“Sometimes our light goes out but it is blown into flame by another human being. Each of us owes deepest thanks to those who have rekindled this light.” – Albert Schweitzer
For a therapist like myself the greatest reward is knowing that you have helped people live better fuller, satisfying lives.
This week I had a call that was as rewarding as it gets.
Over thirty-five years ago a doctor and his wife came to me for counseling. He was mid-forties and a gentleman from the word go. She was pretty and vivacious. They had three daughters.
The marriage was exhibiting problems and they were both willing to work on them. Good start.
I saw them together, took histories of their growing up, former relationships, and the marriage.
From the start I had the feeling he was the more sensitive one and the one more capable of giving and receiving love. She seemed more shallow and self-centered and materialistic. Her ideas of happiness were superficial.
I asked to see them separately and after a month or so it became clear he was becoming more aware of what his needs were and that she could not deliver emotionally.
While we therapists can guide, and present the options and have people look at and explore and test out all areas we NEVER give an opinion as to what a client should do.
Being a mature and intelligent insightful man, he decided he wanted to end the marriage.
Now that decision is one of the bravest any person makes. Especially when there are children involved. In this case the children were in their twenties, not infants.
Making a decision to end a marriage or intense relationship takes all the courage in the world.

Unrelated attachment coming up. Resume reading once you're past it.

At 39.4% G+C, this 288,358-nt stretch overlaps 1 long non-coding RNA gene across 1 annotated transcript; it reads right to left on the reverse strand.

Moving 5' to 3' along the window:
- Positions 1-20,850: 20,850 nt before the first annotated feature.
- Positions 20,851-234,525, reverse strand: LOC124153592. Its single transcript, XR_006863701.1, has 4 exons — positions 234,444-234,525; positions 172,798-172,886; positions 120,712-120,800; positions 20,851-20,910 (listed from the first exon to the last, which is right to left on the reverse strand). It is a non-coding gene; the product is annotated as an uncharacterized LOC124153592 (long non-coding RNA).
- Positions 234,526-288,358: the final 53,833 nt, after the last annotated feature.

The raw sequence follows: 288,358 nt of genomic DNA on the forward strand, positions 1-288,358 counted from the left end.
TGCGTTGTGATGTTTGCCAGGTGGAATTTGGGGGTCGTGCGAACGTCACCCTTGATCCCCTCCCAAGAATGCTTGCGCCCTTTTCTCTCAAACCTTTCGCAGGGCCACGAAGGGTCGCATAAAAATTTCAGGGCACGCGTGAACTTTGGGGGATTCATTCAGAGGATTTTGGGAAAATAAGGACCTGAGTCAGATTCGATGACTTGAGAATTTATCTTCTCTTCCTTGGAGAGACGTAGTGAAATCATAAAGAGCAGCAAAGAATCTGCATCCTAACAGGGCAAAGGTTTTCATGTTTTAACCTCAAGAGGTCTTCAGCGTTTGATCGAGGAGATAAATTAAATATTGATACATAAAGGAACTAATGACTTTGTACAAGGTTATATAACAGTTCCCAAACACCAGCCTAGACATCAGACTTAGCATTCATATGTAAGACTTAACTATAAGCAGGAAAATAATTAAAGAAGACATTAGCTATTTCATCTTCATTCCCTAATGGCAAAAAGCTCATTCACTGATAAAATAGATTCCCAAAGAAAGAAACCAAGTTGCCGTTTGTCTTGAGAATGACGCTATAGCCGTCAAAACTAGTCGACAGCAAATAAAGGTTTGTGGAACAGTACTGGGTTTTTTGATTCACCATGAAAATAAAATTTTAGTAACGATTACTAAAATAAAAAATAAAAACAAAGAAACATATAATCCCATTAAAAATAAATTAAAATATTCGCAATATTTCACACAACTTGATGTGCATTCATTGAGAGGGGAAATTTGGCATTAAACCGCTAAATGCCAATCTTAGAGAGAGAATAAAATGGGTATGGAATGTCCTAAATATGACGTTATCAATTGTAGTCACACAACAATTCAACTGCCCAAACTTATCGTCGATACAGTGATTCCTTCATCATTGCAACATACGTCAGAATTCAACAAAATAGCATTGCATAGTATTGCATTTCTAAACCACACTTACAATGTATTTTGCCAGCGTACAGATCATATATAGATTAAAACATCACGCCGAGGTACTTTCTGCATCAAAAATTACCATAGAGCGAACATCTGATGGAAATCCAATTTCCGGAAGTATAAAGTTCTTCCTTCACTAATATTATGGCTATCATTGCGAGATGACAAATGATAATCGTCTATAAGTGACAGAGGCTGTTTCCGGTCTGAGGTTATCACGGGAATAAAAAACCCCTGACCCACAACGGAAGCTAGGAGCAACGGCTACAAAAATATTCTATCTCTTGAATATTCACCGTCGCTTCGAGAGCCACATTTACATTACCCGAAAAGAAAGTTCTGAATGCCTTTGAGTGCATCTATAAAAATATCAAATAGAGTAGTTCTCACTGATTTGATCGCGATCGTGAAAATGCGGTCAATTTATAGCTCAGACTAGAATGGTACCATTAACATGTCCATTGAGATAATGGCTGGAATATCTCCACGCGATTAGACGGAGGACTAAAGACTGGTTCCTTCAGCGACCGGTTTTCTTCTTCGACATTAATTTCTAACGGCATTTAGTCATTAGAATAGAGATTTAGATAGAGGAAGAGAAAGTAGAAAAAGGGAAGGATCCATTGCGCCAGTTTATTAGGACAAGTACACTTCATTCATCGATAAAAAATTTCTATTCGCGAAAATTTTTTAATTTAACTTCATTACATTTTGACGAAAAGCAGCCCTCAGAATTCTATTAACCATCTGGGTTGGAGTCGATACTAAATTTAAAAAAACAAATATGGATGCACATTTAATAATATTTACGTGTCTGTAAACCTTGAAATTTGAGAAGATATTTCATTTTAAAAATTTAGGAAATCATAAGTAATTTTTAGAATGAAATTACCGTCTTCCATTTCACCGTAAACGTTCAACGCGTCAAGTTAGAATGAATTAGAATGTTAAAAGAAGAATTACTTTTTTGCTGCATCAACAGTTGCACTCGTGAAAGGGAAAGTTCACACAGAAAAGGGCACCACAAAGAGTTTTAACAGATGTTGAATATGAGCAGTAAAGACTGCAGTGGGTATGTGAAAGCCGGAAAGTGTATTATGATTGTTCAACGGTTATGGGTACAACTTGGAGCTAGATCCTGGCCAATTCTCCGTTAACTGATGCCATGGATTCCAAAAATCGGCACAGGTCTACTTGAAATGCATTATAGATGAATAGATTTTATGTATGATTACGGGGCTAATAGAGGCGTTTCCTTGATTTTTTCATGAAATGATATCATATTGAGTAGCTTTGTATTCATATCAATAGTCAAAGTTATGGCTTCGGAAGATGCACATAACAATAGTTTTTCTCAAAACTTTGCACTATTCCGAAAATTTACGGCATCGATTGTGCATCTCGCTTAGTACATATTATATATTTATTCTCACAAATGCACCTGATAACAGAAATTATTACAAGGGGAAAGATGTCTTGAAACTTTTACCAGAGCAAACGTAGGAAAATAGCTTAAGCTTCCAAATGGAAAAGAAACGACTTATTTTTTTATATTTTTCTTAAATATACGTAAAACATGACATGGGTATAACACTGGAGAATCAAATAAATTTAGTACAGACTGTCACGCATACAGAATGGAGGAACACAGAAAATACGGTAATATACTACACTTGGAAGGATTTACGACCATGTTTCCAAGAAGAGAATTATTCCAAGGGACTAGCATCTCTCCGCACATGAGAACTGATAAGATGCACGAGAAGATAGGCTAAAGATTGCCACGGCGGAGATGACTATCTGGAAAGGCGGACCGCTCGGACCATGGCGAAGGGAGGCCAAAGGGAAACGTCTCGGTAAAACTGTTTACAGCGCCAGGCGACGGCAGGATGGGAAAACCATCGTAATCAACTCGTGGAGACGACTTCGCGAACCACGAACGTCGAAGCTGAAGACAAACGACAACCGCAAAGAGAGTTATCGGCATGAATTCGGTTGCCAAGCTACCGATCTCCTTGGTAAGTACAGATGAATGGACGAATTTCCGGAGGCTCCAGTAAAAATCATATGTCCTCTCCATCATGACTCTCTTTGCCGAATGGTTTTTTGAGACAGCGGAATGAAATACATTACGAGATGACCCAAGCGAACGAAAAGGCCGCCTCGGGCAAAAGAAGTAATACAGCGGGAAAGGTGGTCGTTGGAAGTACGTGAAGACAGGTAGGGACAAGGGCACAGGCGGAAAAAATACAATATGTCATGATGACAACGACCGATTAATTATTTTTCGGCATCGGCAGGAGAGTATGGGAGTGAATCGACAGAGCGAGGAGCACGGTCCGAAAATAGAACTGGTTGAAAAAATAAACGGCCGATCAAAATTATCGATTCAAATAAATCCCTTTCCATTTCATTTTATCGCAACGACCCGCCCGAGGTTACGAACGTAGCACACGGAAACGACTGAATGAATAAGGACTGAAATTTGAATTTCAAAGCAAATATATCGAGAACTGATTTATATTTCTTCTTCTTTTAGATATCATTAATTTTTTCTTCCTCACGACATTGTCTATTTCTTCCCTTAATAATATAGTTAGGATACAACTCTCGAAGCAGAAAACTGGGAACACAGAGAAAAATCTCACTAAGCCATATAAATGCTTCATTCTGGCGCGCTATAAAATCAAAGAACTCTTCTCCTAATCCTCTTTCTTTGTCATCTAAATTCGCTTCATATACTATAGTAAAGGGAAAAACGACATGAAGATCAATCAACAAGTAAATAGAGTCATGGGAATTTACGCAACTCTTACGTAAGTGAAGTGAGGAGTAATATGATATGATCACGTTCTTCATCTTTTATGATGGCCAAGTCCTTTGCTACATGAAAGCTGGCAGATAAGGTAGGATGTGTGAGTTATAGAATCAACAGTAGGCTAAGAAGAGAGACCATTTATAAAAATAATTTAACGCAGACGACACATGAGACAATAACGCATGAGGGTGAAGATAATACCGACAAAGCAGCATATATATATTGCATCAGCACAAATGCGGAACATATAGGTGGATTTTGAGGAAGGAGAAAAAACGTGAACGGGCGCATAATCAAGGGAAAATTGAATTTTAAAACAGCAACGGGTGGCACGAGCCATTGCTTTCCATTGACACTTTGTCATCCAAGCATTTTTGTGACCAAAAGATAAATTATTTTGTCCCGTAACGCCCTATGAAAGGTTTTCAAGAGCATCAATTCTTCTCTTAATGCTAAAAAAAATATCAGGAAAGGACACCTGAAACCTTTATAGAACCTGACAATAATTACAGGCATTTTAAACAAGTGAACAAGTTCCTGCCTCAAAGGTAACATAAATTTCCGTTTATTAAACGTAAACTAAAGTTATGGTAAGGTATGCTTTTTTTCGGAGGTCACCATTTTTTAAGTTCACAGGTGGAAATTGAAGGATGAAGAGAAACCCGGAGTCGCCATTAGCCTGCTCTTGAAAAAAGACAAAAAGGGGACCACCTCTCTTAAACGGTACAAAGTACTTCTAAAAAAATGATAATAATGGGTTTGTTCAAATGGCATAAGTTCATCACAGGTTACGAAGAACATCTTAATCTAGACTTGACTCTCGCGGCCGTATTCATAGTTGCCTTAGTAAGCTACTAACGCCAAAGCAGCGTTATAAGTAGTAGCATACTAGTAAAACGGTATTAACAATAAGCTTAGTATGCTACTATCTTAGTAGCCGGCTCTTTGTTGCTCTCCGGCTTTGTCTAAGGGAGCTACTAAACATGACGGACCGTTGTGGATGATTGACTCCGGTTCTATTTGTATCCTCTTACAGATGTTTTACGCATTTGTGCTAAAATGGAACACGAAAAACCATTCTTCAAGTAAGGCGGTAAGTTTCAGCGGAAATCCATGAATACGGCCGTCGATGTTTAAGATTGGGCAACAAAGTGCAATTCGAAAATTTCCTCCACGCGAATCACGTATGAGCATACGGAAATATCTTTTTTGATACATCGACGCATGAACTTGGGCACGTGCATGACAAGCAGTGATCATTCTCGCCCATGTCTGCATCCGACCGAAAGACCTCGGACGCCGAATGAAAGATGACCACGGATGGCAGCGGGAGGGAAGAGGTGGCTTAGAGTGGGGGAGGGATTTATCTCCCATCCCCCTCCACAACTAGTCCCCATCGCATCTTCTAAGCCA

This is true no matter what; children, money, job, moving, family, friends and so on all make it hard or easier.
However, when the pain outweighs the pleasure and you see that this may be for the rest of your life, you should listen to your heart.
It is good if you have family to discuss the issues, or a good friend can help, and a professional will be unbiased and present the options. This decision should never be done in haste or anger but only after time and thoughtful consideration. The new life may not be what you thought it would be. Caution is the word!
Once the decision is made there is a new opportunity for a relationship that will better meet your needs. There is a line in a song that says, “As long as I know how to love I will survive.”
That is ABSOLUTELY the case. Love will find you, I promise!!!
Do not waste your life or live it without passion. It takes learning and a relationship that ends is a fine teacher if you pay attention. None of us are perfect or the best partners all the time BUT we can be the best overall for the ONE we truly love and have the desire for. It’s whose feet you want next to you in that bed every night that counts in the long run.
So back to my doctor.
He met a woman a bit older than him and they married. She had been widowed for a while and had two children. While she was a bit of a plain Jane she had what he needed.
What he called to tell me was that now, at about eighty, he had a terminal illness but he did not want to leave this earth without telling me how grateful he was for my helping him decide and giving him the confidence and hope for something better. He is married thirty years and so very happy. I had met her after they married and they were truly bound together and joyful.
His illness will be dealt with in a beautiful way as a result of the intimacy that they share.
What a lovely ending, sad in some way that it is an ending, but as we both said together, not everyone is brave to do what he did and live so lovingly for all those years. I was deeply touched.
Unhappiness and stress are the killers in this life and only love really matters in the end.
“If you cry because the sun has gone out of your life, your tears will prevent you from seeing the stars.”-Rabindranath Tagore